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  • Ocwen facing CFPB investigation, potential fine for servicing practices

    It’s been nearly three years since Ocwen Financial agreed to offer $2 billion in consumer relief and pay up to $127.3 million to settle a Consumer Financial Protection Bureau investigation into its servicing practices. But it looks like Ocwen may not be done with the CFPB yet, as the company revealed Thursday that the bureau is currently investigating the company’s mortgage servicing practices, which could lead to a fine and/or other disciplinary action. Click the headline to read more.

Fannie Updates Appraisal Policies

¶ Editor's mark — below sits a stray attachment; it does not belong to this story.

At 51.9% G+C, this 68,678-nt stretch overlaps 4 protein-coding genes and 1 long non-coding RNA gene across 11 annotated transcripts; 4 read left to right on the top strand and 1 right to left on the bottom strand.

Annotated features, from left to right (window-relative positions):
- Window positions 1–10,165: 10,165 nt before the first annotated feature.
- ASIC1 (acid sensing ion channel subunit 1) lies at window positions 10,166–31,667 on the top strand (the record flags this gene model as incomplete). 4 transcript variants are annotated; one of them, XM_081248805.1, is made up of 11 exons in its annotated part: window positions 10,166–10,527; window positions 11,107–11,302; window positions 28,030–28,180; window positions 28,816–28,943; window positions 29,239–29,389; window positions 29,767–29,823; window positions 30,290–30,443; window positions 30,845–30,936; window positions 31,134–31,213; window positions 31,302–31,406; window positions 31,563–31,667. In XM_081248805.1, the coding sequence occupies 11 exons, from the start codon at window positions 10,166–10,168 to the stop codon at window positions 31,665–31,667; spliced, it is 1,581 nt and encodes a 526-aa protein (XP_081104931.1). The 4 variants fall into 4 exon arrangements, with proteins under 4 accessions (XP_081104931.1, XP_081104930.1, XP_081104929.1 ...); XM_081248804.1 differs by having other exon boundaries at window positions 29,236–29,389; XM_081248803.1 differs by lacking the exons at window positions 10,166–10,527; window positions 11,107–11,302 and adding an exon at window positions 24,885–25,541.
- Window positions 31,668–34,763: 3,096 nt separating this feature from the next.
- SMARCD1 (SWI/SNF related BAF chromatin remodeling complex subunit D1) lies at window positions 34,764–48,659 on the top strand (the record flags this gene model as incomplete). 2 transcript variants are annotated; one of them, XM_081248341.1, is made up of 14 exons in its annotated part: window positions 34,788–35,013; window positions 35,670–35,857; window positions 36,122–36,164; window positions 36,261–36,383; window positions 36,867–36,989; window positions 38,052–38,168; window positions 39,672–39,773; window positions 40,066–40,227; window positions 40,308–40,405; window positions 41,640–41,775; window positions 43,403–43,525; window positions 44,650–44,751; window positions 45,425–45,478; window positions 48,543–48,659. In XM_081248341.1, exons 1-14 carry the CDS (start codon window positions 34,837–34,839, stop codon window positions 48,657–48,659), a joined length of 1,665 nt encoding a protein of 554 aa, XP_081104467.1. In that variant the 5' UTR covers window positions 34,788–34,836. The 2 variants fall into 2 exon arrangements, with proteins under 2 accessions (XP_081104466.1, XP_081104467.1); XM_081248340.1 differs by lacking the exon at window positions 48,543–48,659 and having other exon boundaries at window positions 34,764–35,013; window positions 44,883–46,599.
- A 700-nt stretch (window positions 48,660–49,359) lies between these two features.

Fannie Mae (FNM) updated its selling guide to provide additional appraisal-related guidance. The government-sponsored enterprise's (GSE) post-purchase reviews of mortgage loan files identified issues with appraisals. The new policy clarifications address those issues. Fannie will now require interior photographs of specific rooms and areas of the house in the appraisal report. The GSE provided guidance on when an appraisal is considered deficient and when a lender can make changes to the opinion of market value based on underwriter judgment, automated valuation models or other methodology. The policy changes take effect for all mortgage loan applications dated on or after Sept. 1, 2010. Additionally, the GSE provided guidance on appraisers' use of foreclosures, short sales and builder sales as comparable. Fannie clarified that appraisers must be selected based on knowledge of specific geographical markets, access to appropriate data and sufficient experience. It also clarified that neither the Home Valuation Code of Conduct nor Fannie requires the use of a third-party vendor. The GSE also clarified other appraisal-related guidance, including the policy that some forms of communication between lenders and appraisers are appropriate under HVCC. Specifically, Fannie said, a qualified employee of the lender may contact the appraiser to provide additional information or explanation about the basis for a valuation. Write to Diana Golobay. Disclosure: the author holds no relevant investments.

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